By Mark Kinver
Science and nature reporter, BBC News
The tallest living Douglas-fir tree measures 100 metres
Douglas firs, one of the tallest tree species, are unlikely to surpass 138m (453ft) in height, a study suggests.
A team of US researchers found that there was a limit on how high the giant trees were able to pull water up their trunks to supply upper branches.
As the firs reached their physical limit, the upper foliage experienced "drought stress", struggled to gain enough water and died back, they said.
The findings appear in the Proceedings of the National Academy of Sciences.
"The trees are moving water purely as a result of physics, " explained co-author Barb Lachenbruch, a professor of wood science at Oregon State University.
"The wood has to be designed to be safe at the top of the trees, which means preventing air bubbles getting into the columns that transport the water."
Tall trees face a greater risk from air bubbles blocking their water supply, known as xylem embolism, because the tension in the columns increases with height as a result of conflicting forces such as gravity.
"If you had a straw that was three feet long and sucked up water before attaching it to the bottom of your tongue, your tongue would be pulled into the straw solely because of the weight of the water in the straw," Professor Lachenbruch told BBC News.
"If you do that with a 300-foot column of water, it would pull incredibly hard; that's what the force is inside the trees' cell walls, and that's why air bubbles can get in.
"The wood has to be designed to be really safe to ensure the air bubbles do not get in. But this also affects the development of the foliage."
The team sampled 16 Douglas firs (Pseudotsuga menzieii) at five different sites, at heights ranging from six metres to 85.5m (20-280ft).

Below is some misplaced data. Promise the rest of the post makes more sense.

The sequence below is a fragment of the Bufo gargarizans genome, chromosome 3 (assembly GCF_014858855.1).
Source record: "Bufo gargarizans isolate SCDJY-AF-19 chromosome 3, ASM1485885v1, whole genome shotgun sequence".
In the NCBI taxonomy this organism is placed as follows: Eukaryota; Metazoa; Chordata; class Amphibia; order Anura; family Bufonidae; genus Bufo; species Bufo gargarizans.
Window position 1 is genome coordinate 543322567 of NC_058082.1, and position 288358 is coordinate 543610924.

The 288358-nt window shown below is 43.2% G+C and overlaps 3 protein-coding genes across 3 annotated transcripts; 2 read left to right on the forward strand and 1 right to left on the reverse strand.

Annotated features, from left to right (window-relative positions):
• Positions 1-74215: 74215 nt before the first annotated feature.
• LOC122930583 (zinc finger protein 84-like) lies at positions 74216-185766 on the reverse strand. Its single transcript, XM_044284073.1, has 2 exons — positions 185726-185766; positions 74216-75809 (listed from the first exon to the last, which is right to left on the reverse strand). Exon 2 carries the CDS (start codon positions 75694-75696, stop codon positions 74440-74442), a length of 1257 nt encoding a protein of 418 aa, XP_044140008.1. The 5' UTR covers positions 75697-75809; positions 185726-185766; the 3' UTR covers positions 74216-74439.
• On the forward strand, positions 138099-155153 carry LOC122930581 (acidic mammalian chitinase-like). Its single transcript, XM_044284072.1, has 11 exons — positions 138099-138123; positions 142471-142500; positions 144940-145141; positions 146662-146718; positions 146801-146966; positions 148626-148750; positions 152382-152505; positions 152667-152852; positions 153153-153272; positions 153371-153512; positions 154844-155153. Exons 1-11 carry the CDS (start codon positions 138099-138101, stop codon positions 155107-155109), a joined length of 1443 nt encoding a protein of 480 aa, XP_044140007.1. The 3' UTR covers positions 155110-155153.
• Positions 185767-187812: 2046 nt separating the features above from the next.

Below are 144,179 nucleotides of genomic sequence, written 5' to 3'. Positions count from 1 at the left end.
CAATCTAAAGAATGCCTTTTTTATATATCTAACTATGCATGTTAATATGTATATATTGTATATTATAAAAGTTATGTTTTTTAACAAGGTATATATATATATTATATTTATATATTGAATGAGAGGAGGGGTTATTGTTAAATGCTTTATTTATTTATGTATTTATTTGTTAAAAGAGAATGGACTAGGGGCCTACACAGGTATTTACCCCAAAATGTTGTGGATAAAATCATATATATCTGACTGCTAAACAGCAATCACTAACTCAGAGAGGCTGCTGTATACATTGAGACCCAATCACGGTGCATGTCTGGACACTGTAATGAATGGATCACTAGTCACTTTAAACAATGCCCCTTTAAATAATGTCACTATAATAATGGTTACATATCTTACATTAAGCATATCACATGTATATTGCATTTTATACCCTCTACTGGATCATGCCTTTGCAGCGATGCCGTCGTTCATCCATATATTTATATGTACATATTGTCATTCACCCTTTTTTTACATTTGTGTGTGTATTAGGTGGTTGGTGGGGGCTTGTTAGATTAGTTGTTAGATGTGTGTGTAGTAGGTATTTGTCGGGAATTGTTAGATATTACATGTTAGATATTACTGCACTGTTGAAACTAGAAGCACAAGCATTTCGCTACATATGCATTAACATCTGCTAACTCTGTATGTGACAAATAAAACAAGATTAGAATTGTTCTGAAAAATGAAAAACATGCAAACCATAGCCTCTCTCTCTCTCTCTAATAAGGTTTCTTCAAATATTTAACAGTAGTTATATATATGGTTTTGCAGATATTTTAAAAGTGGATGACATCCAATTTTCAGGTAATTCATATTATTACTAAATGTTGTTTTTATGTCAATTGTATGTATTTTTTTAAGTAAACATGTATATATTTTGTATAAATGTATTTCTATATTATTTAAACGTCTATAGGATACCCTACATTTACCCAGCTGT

They found that the cellular structure of the wood changed as the height increased in order to prevent air bubbles entering the wood.
"As tree height increases," they wrote, "the structural modifications needed to satisfy safety requirements eventually will reduce water transport virtually to zero."
The firs' wood is mainly made up from dead cells called "tracheids", which have pits on their sides that act as valves, allowing water to pass from one cell to the next.
The team found that the cells' pits became increasingly smaller in relation to an increase in height, resulting in less water being transported to the upper reaches of the trunk and branches.
The point where the water supply became non-existent determined the maximum height of the tree, the researchers added.
Professor Lachenbruch said the team calculated this point as being 138m, but added that it could be between 131m (430ft) and 145m (476ft) once a margin of error was taken into account.
She observed: "I think it is really remarkable that wood cells, which are about the size of an eyelash but a little bit fatter, with holes on the side, can tell us something about how tall a tree can get."
The tallest Douglas fir standing today, measuring 100m (329ft), can be found in Coos County, Oregon.
However, the highest living tree is a coastal redwood (Sequoia sempervirens), which is more than 112m (367ft) tall.
Professor Lachenbruch said their modelling only applied to Douglas firs, but added that it was possible that the same mechanism could determine the maximum height of other tall species, such as the redwoods.